The militants are mostly sheltering in the border region, which Western officials say they use as a base to attack U.S. and NATO soldiers in Afghanistan, where violence is also running at all time highs. The lawless, mountainous region is believed to be a possible hideout for al-Qaida chief Osama bin Laden.
The mosque sat in a rocky valley near the town of Jamrud, on the main road along which scores of containers carry fuel, vehicles, food and other vital supplies to the expanding U.S.-led force in Afghanistan.
Suspected Taliban militants have attacked both trucks and transport depots along the route in recent months, destroying scores of military vehicles and raising doubts about the reliability of the supply line.
In response, authorities have launched several offensives against the insurgents, something tribal leader Hayat speculated was the reason for the mosque attack.
"Residents of this area had cooperated and helped us a lot (in the offensives). These infidels had warned that they will take revenge," he said. "They are the enemy of Pakistan. They are the enemy of Islam."
The area has also been beset by feuds between rival tribal and militant groups -- some loosely allied with the government, others close to the Taliban -- which have included suicide bombings and attacks on mosques.
Frustrated at Pakistan's failure to gain control of the border belt, the U.S. has carried out an intense campaign of missile strikes in the region since last year.
President Asif Ali Zardari reiterated Pakistan's opposition to the strikes, apparently carried out by unmanned CIA aircraft. The government says the attacks feed anti-American feeling and undermine its own effort to isolate extremists.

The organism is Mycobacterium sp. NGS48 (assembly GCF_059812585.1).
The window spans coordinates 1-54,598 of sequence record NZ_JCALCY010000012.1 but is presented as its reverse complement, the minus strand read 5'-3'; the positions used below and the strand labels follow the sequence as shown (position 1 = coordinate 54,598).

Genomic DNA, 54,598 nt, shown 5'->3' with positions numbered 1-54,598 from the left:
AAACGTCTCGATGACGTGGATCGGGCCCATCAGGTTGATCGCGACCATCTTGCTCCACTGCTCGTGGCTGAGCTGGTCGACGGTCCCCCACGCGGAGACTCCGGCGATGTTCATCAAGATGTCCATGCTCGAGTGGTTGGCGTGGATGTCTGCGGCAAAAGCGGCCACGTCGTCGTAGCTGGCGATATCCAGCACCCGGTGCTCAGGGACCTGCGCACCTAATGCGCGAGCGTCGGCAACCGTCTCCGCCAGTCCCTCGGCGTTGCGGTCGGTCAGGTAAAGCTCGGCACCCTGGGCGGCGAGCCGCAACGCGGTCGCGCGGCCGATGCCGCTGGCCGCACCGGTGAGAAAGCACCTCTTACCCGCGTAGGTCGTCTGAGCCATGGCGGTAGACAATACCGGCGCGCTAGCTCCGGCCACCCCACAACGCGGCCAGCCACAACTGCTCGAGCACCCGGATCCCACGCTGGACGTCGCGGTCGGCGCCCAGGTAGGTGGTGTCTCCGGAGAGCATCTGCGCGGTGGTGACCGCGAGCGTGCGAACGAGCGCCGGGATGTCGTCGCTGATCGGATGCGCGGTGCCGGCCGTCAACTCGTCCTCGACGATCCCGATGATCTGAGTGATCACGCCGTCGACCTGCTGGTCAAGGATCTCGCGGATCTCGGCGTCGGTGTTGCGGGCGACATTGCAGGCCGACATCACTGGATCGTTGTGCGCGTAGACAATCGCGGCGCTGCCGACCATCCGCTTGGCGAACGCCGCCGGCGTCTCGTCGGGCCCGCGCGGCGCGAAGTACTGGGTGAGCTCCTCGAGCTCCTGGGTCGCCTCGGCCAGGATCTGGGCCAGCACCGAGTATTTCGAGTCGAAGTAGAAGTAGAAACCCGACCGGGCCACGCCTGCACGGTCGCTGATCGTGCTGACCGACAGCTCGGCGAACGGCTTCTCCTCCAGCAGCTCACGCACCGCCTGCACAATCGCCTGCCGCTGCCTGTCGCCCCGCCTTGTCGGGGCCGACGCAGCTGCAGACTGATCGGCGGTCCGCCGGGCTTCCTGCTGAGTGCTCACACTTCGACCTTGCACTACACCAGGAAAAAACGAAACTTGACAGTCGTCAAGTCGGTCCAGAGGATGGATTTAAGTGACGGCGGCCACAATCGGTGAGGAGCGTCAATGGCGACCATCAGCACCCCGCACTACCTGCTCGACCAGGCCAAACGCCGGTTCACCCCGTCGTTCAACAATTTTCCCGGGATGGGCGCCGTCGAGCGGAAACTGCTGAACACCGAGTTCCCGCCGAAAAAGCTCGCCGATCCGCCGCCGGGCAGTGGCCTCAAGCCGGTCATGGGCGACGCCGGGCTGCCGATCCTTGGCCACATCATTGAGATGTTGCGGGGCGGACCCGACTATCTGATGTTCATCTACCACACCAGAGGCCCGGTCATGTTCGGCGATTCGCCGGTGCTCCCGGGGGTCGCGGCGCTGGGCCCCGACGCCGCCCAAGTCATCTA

"We hope Obama is a name for change," Zardari told reporters in the southwestern province of Baluchistan.
Zardari praised Obama's plan to give his country $1.5 billion in civilian aid annually to try to improve people's lives and counter the influence of Islamic militants, said the state news agency.
Afghan presidential spokesman Humayun Hamidzada also praised Obama's focus on increasing civilian aid to both countries.
Afghan President Hamid Karzai said Obama's plan to strengthen Afghanistan's security forces by providing an additional 4,000 troops to train its army and police would benefit both his country and the region.
Weary of rising violence inside their own borders, Pakistani authorities have struck peace deals in some Taliban-dominated areas, an approach Western officials complain lets militants step up the war in Afghanistan.
Three key Taliban commanders in Pakistan recently announced a new alliance to fight "infidels" led by "Obama, Zardari and (Afghan President Hamid) Karzai."
The commanders -- Hafiz Gul Bahadur, Baitullah Mehsud and Maulvi Nazir -- are based in the North and South Waziristan regions, the main focus of the U.S. missile strikes. The three are divided on tribal lines and have feuded in the past.
Their statement last month didn't say where the Ittehad-ul-Mujahideen, or Union of Holy Warriors, would focus its efforts, but The New York Times reported Friday that Taliban fighters had agreed to focus on fighting the extra U.S. troops destined for Afghanistan in the coming months.
Associated Press writers Asif Shahzad in Islamabad, Ishtiaq Mahsud in Dera Ismail Khan and Sebastian Abbot in Kabul, Afghanistan, contributed to this report.